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Forgotten War, The

4.04 of 5 stars 4.04  ·  rating details  ·  80 ratings  ·  7 reviews
This masterwork of history combines battlefield-level and command-level action with domestic and international politics. Using official Army records and hundreds of interviews, best-selling military historian Clay Blair tells the whole story of the Korean conflict.
Paperback, 1136 pages
Published January 24th 1989 by Anchor (first published December 12th 1987)
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So far, this is the best single volume history of the Korean war I've read. It's rich in geo-political detail, though it does not go as close to the line of batte. This book is a really good look at the interaction between mkilitary and political decision making. A must read.
The best one volume summary I've found on what I consider to be America's most interesting war. Well researched and well written, although in some place it's tough to follow all the major characters.
The Forgotten War: America in Korea is an exhaustive study of command level combat in Korea. While the title claims to cover the war for 1950 thru its conclusion in 1953, in reality only perhaps 25 pages cover the last two years of the war.

Blair states in his introduction that he was especially interested in command level decisions, and the influence of West Pointers in specific. There is very little detail of 'soldier's stories' or any popular or oral history. To some degree, this renders the b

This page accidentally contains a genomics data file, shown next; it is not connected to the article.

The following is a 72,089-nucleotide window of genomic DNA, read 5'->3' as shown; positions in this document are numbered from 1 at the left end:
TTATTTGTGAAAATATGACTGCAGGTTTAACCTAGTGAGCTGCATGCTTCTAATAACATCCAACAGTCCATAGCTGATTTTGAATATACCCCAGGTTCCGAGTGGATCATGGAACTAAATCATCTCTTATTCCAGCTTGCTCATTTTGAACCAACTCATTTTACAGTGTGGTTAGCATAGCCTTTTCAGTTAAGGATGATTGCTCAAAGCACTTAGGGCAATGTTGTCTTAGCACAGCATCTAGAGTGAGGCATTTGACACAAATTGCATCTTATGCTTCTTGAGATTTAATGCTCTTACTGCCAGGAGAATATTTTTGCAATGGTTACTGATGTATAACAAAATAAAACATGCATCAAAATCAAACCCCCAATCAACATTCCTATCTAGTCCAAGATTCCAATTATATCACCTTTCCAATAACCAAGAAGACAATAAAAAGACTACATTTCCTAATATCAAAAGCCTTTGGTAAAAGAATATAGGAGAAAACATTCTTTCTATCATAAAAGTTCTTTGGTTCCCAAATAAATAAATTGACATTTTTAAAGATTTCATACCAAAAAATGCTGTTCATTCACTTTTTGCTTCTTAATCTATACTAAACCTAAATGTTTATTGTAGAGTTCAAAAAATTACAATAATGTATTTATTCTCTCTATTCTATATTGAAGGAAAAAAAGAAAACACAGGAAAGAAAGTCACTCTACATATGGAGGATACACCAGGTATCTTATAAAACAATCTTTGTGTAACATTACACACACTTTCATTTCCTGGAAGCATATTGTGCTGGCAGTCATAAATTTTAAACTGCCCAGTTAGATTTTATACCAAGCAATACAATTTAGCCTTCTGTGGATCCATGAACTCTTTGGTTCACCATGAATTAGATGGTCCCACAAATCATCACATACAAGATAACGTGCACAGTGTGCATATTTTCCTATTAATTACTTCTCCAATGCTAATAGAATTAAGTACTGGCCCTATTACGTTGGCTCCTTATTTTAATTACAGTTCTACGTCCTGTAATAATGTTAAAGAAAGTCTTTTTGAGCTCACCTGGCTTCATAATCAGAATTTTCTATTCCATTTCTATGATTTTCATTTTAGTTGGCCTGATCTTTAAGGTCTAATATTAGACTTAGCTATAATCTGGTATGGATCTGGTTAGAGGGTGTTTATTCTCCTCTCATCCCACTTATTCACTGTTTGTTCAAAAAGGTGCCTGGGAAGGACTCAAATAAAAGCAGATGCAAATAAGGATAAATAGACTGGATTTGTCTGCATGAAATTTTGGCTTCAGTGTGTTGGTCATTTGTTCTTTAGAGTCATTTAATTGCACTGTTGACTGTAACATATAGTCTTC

Roughly a 1000 pages of truly intensive coverage of the first part of the war, when the lines so dramatically moved back and forth. The US forces at the beginning had terrible leadership and were tossed about in small formations that were usually overrun. Very tragic. The coverage of the war once the stalemate set in is cursory.

Ultimately, adequate forces are brought in, and better leadership too. But alarmingly, some cold war hawks argued for terrible ideas like using nukes and whatnot. The Pen
This book is an extremely in depth look at the first year of the Korean War. The events leading to Korean War are also lightly covered in the first couple chapters of the book, while the war's end is described in only a few pages. It does an amazing job at covering the first year of the war however, with nearly every American political decision, hypothetical military situation, and actual military action no matter the scale being covered with the utmost detail. I would recommend this to anyone ...more
Q: When the Chinese and Koreans negotiate, how many people die? A: Hundreds of thousands.
Probably the best of the books I had to read on the failure of the US to realize the possibility for war in Korea in 1950.
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Clay Blair, Jr. (May 1, 1925 – December 16, 1998) was an American historian, best known for his books on military history. He served on the fleet submarine Guardfish (SS-217) in World War II and later wrote for Time and Life magazines before becoming editor-in-chief of The Saturday Evening Post. He assisted General Omar Bradley in the writing of his autobiography, A General's Life (1983), publishe ...more
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